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 Post subject: Maple topped by grower
PostPosted: Fri Nov 17, 2006 10:43 am 
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Joined: Sun Oct 22, 2006 9:28 am
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Location: MANSFIELD,TX
What to do?

When we bought our house I was able to specify the trees to be planted. I picked a Lacebark Elm, a Maple, and a Redbud. The Maple has never really looked right to me and I called in an arborist earlier this week. He notes n his report that the Maple has been topped, probably due to dieback in the container. The tree is under warranty but the warranty rep for the builder says he has never heard of them replacing a live tree.

I am going to call the place that planted the tree and was wondering if there was any advice on tactics for getting a replacement tree. Has anyone else experienced this with a successful outcome?

Carl


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 Post subject:
PostPosted: Tue Nov 28, 2006 12:10 pm 
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Location: Dallas,TEXAS
I would flat out tell them that the condition of the tree was unacceptable and your fully expect a replacement. What does the warranty say?

Even if it specifies "only if it dies" I would make a real stink about it. The tree will never develop and grow correctly if it has been topped.

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 Post subject:
PostPosted: Wed Nov 29, 2006 7:30 am 
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Already taken care of. They are going to be sending pictures of replacements this week and we should have a new one planted soon. I hope the freeze this weekend does not spell an end to the planting season.


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 Post subject:
PostPosted: Wed Nov 29, 2006 8:36 am 
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Location: Plano & land at Dodd City,TEXAS
Actually, I think it's really better to plant sometime after the 1st freeze. Just doesn't seem to be as easy.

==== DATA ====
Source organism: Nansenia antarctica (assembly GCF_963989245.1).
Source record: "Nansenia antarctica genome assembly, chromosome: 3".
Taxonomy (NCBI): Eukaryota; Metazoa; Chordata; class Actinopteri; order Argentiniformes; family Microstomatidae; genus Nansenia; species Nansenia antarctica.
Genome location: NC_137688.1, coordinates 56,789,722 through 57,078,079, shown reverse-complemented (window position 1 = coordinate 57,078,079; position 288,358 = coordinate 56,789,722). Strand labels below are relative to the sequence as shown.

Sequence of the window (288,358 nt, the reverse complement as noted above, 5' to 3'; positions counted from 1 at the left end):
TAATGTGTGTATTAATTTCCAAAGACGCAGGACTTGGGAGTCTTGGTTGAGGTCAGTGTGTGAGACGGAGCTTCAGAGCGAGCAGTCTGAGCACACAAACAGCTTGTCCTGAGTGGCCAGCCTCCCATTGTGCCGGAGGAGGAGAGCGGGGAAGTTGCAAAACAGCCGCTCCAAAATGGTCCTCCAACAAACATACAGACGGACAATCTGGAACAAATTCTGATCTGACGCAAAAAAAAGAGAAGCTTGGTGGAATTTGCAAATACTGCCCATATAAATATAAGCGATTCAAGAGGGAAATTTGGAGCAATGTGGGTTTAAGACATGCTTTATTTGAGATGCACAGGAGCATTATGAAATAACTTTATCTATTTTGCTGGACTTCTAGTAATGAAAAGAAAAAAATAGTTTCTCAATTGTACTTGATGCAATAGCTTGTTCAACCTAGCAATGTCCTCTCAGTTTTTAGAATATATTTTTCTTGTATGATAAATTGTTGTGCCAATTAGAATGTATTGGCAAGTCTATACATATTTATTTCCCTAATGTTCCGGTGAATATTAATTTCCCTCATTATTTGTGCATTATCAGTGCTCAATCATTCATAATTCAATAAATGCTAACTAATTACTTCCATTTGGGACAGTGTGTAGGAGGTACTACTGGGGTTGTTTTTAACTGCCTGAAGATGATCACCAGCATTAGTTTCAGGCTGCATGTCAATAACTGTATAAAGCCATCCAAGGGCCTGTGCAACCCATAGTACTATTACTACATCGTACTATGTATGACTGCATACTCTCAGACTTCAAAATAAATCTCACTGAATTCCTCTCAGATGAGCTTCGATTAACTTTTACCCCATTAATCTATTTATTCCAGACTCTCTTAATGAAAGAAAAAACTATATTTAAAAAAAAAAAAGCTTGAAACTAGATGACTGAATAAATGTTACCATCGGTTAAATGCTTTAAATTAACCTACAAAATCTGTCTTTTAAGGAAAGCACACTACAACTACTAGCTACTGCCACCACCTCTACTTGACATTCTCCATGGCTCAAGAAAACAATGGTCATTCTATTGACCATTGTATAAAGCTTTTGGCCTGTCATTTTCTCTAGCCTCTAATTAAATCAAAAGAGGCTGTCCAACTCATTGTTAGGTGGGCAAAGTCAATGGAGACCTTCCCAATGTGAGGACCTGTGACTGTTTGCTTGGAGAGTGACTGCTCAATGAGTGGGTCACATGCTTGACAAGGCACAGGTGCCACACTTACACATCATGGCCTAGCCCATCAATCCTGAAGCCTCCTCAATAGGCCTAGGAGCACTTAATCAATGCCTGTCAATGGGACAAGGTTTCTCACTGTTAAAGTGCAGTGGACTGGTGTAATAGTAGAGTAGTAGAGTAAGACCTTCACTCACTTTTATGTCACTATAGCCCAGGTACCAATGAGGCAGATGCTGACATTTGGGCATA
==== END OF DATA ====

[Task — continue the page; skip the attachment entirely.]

Patty

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 Post subject:
PostPosted: Thu Dec 07, 2006 12:34 pm 
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Location: Dallas,TX
We plant trees from now until the end of winter without any problem. They will need supplemental watering for the first two years after planting. Tree Gators are a great help with this, if you don't have an irrigation system in place.


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 Post subject:
PostPosted: Fri Dec 08, 2006 9:05 am 
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Location: MANSFIELD,TX
Thank you for the info. I have seen the gators and think they are a great idea for some circunstances. We do have a sprinkler system but it is not tuned yet for anything. I will probably need to rebuild it as I start my smartscaping. Right now everything gets about the same water.


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 Post subject:
PostPosted: Fri Dec 08, 2006 10:40 am 
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Location: Dallas,TX
Tree gators are just more convenient than hand watering with a hose. If you have a sprinkler system, but it doesn't hit the newly planted tree sufficiently, a hand watering with a hose will suffice.


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 Post subject:
PostPosted: Sat Jan 06, 2007 9:43 pm 
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Send us pics of your replacement tree when you're done!

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 Post subject:
PostPosted: Mon Jan 15, 2007 3:53 pm 
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Just for clarification, I wanted to let everyone know that I do NOT recommend tree gators or any other artificial watering device that is applied touching the trunk. Those green bags look bad, keep the flares wet and concentrate the water too close to the trunk. If a tree has been planted properly, little additional irrigation is needed. When needed it should be applied by hose to the ground at the edge of the hole, not at the trunk. I think these devices are in the same catagory at tree wrap, staking and hacking back the tops of trees at planting.


Last edited by Dirt Doctor on Tue Jan 16, 2007 9:43 am, edited 1 time in total.

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 Post subject:
PostPosted: Tue Jan 16, 2007 9:35 am 
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Location: Plano & land at Dodd City,TEXAS
DD, did you mean DO NOT recommend?

Patty

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 Post subject:
PostPosted: Tue Jan 16, 2007 9:47 am 
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Thanks Patty. My dyslexia at work again. I made the edit.


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